Tottenham midfielder Eric Dier missed more than a month of action after being diagnosed with appendicitis in the middle of December.
The England international had to have his appendix removed and slowly work himself back to full fitness. Dier’s injury left Spurs short of options in midfield, particularly after Mousa Dembele left the club in last month.
Dier has spoken about his experience of being diagnosed with the condition and his recovery.
The 25-year-old has hardly missed any games since arriving at Spurs from Sporting Lisbon back in the summer of 2014. In fact, this was the midfielder’s first injury spell at North London.
He opened up about how he discovered the problem after initially dismissing at something minor. According to Football.London, Dier said “Just the day before the Burnley game, I was suffering with some stomach pain and it didn’t seem to be that serious at the time, it was just a little bit of discomfort.
“We thought it was just a stomach ache because of the symptoms I had at the time and then that changed quite quickly on the Saturday, the day of the game.
“I was in constant contact with the doctors here and when my symptoms changed, it started to show what could be appendicitis.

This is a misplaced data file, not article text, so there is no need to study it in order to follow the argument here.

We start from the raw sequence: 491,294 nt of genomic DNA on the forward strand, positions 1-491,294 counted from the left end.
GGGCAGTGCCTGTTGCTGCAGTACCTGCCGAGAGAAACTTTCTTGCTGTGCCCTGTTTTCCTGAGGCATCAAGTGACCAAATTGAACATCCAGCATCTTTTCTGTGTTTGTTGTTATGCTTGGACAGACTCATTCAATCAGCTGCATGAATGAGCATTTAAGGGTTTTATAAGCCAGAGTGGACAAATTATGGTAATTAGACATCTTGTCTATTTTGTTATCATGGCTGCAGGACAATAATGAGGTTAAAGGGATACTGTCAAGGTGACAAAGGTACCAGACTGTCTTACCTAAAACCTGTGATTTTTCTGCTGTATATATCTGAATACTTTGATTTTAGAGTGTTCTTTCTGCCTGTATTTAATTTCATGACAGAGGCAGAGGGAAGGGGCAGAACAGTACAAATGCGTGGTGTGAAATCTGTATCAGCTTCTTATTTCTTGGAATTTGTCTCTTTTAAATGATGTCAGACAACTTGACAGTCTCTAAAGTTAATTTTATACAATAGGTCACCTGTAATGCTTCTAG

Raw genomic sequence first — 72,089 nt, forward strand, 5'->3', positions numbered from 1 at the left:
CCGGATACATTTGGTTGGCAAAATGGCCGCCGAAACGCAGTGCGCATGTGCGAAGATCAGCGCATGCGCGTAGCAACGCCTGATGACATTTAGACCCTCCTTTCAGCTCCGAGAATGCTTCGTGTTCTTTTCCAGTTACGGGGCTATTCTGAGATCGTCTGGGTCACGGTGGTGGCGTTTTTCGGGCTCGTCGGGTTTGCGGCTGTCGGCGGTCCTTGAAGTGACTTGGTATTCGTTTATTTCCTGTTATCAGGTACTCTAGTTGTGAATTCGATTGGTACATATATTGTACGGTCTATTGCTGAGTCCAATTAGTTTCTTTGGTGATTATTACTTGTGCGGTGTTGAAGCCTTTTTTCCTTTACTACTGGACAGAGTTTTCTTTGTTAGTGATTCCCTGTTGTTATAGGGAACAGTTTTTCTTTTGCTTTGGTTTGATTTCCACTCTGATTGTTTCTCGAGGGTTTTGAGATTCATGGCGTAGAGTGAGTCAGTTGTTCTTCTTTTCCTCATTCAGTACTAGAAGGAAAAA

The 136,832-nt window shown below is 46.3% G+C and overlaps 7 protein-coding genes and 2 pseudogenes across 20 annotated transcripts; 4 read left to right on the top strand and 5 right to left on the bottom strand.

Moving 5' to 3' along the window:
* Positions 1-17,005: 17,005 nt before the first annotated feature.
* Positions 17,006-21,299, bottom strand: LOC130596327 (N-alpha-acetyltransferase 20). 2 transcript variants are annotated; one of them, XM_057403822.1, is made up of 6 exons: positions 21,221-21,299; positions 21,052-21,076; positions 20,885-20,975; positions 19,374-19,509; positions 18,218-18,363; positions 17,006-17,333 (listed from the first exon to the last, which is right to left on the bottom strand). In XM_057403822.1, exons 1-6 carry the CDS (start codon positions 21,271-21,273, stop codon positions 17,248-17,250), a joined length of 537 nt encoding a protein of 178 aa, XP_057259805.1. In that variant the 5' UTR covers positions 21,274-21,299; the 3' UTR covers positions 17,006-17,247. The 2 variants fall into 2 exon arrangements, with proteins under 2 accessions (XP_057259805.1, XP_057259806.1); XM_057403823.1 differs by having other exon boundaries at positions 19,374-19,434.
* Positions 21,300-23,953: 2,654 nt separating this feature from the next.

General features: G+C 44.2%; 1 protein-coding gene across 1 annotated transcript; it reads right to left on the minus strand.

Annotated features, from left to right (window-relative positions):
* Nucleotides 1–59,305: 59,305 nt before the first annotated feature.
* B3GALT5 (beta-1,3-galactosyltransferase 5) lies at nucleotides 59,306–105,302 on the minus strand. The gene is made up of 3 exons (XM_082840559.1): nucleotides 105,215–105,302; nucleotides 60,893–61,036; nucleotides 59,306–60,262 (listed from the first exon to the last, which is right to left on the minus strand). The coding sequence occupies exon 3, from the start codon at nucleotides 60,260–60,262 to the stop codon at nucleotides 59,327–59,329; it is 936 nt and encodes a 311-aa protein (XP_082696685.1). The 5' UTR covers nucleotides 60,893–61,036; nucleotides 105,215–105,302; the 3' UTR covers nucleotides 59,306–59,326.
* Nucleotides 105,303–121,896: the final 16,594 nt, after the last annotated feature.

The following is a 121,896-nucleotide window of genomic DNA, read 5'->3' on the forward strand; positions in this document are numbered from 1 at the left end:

“I had to get straight to hospital so that’s what I did, and then from there I had all the relevant tests and they saw pretty quickly that it was my appendix and I had the operation a couple of hours later.”
The midfielder also talked about how strange it was being out of action. He also said that the recovery was made slightly less frustrating by the fact that it was an injury he had no control over.
He added, “It was a strange experience because it’s not an injury you see very often. You don’t know what to do about it, you don’t know how to handle it, so all those things were strange, but I think a lot of people are having this operation. It is very straight forward nowadays, although the recovery time can be a bit long and boring, it’s different when you’re out with something like that.
“It’s actually a bit less frustrating because it’s something that you don’t have any control over, whereas when it’s an injury related to training or a game, that can be more annoying because obviously that can sometimes be prevented.”
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